By James Coburn
CNHI News Service

EDMOND, Okla.— Laurette Heger had never heard the word “war” until her homeland was invaded by the Japanese.
Heger is author of “Saigon is Burning.” Her personal memoir recounts her childhood years when living in her native Saigon during the Japanese occupation of Vietnam during World War II.
Born in 1937, Heger is a Vietnam native who lived in Saigon until she was 9 years old. “It looked like a little wedding cake,” Heger said with a French accent blending with Vietnamese. “It was called ‘The Pearl of the Orient’ — a beautiful little city.”
Vietnam had been a French colony when she and two brothers and two sisters witnessed the Japanese invasion of then-French Indochina in 1940. Japan already had invaded China in 1937. And the French became crippled to defend its interests after Hitler’s Germany swallowed control of France.
“The heat built up and my mother took us separately and told us we were at war with the Japanese,” Heger said. “And we had to all be careful, and life was going to be hard.”
Her father was a Swiss watchmaker and her mother was half French and half Vietnamese. Her parents took the family to live with Swiss relatives in France in 1946, a year after the Japanese surrendered to the United States.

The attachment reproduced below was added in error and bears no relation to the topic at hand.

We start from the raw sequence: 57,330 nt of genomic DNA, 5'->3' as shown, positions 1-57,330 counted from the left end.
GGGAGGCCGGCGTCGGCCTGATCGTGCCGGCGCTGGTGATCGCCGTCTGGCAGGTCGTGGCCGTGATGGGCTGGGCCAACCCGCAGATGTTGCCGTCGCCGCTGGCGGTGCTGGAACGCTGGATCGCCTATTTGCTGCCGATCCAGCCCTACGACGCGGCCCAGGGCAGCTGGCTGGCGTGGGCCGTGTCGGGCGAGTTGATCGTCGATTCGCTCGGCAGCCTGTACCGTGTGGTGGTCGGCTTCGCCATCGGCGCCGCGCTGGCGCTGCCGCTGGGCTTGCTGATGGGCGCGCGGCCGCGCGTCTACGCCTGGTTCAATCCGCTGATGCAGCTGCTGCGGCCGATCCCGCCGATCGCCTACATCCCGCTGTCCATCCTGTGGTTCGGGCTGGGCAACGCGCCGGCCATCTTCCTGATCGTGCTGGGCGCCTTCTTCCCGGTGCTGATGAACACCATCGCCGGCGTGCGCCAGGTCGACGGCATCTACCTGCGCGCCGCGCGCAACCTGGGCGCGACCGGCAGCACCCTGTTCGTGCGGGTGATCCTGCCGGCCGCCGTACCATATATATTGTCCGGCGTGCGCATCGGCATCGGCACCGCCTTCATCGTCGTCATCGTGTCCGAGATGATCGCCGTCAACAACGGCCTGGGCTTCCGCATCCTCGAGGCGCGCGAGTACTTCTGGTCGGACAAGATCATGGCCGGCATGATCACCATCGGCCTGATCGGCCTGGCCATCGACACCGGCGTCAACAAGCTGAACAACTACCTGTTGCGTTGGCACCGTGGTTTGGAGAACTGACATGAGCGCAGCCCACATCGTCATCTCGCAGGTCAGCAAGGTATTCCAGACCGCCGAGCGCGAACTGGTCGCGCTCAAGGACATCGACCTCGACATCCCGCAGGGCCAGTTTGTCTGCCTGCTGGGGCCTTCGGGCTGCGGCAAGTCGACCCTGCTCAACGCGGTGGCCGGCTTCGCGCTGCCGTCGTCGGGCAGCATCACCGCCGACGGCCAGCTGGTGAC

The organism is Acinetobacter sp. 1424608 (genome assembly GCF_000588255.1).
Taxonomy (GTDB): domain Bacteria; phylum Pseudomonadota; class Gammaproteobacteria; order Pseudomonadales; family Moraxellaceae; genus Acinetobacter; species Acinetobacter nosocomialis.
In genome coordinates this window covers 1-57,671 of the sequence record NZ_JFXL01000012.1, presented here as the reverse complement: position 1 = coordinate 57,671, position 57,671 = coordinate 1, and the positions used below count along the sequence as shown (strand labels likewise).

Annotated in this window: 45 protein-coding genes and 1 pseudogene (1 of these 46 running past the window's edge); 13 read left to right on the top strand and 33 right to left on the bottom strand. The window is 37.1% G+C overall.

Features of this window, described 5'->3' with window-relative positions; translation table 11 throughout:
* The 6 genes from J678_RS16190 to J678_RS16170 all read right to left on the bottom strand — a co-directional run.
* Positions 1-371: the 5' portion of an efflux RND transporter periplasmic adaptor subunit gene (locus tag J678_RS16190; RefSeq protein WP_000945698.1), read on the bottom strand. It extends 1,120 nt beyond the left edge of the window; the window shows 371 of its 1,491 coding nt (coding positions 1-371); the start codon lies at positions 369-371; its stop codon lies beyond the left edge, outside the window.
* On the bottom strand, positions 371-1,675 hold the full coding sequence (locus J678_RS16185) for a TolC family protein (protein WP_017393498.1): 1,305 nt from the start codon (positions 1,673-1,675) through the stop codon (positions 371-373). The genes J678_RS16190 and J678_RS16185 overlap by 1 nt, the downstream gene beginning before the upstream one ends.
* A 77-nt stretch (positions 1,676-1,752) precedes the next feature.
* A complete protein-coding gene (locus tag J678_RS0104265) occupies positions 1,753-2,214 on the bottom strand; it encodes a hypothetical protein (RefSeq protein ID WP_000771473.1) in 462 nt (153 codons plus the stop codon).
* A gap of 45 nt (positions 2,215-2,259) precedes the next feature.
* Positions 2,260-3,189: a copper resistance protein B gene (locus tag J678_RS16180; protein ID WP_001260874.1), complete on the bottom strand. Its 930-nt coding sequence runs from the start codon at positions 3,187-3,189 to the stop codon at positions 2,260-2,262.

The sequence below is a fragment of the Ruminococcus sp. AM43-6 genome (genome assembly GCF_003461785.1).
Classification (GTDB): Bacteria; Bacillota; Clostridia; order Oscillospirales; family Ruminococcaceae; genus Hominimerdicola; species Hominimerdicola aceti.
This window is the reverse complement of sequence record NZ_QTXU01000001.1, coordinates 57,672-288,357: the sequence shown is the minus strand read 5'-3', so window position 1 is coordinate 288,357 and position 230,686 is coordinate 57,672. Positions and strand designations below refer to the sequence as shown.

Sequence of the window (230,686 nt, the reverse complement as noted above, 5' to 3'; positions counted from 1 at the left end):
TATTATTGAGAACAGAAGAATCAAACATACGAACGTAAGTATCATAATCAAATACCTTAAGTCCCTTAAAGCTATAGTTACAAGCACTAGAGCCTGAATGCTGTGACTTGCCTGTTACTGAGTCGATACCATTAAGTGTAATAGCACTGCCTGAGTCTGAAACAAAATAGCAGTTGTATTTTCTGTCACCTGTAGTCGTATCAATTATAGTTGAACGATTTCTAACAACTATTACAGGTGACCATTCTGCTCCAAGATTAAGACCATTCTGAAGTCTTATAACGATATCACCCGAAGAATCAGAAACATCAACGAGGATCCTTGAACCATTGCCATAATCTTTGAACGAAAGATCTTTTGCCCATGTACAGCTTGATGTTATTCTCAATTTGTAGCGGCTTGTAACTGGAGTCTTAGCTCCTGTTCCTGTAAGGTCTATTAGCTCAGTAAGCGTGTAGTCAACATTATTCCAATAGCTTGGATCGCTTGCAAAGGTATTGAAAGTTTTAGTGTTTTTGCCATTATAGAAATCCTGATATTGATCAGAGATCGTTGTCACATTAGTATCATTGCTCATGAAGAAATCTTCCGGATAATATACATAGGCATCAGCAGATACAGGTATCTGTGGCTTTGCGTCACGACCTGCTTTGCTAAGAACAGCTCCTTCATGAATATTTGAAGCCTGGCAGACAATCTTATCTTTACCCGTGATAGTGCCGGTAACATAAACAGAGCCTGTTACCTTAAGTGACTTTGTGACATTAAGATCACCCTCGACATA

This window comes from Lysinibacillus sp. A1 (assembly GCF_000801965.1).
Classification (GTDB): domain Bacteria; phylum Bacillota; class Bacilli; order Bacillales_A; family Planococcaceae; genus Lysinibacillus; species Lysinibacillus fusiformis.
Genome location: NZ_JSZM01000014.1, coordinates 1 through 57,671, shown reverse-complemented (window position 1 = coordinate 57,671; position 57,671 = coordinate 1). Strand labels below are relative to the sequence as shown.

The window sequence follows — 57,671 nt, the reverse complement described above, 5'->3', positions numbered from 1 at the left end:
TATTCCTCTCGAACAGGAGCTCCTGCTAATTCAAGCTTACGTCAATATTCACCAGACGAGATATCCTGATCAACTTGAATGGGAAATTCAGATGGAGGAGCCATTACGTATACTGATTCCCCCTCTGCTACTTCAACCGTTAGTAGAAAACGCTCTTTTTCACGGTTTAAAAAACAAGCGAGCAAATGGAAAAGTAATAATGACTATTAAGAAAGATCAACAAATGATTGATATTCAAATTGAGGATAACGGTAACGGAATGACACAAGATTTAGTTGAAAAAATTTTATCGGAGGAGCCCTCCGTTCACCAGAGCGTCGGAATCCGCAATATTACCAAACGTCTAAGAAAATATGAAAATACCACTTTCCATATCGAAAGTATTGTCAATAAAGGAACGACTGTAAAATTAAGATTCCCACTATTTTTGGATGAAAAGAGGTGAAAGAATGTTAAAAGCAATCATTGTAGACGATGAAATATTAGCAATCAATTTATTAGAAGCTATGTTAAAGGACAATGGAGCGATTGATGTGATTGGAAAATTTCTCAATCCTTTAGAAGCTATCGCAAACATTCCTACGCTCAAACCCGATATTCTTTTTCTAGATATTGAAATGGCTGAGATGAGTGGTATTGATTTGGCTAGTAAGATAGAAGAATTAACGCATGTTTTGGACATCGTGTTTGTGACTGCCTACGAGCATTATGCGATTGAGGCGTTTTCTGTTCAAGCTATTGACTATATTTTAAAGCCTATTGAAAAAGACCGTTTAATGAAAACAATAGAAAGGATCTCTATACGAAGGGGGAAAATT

Heger returned as a teenager to Saigon in 1951. Eight years later, she met a newspaper foreign correspondent, Earnest Hobrect, married him in New Delhi and lived in Japan for six years.
Hobrect’s career as a United Press International vice president brought them to the United States in 1966. Her former husband died more than a decade ago, she said.
She worked as a pastry chef on the West Coast. Now semi-retired in Oklahoma City, Heger works in an Edmond health store. Writing “Saigon is Burning” was a year of effort.
“I had wanted to write for a long time, but I’m a lousy typist,” Heger said.
Her motivation for writing the book was to further reveal a part of history that Americans and French people seem to know little about, she said.
Americans are more familiar with their own war in Vietnam, she added.
“Even the French people — when I talk about it — it’s ‘I did not know there was anything going on in that area of the world,’” she said.
The Japanese surrender left a vacuum for further havoc, Heger said. After 1945, the French started the Vietnamese French War, which lasted from 1946 to 1954. In reality the war is in three sections — the Japanese, the French and the American, Hager explained.
Her book title, “Saigon is Burning” derives from a two-month long, intense battle between the French and Vietnamese.
“At one time, they set fire to the central market,” Heger recalled. “And from our house, you could see fire on the horizon.”
These experiences pressed upon the peace and tranquility that she had known in Saigon.
“Life goes on and you just have to move on with it,” Heger said. “And we cannot oppress people and suppress them and expect the best to come out of it. These people were certainly taken advantage of because their country was — is a rich country — a beautiful country.”
She hasn’t visited Vietnam since 1962.
“I have ambivalent feelings about it because you can never go home,” Heger said. “It is not the country I knew.”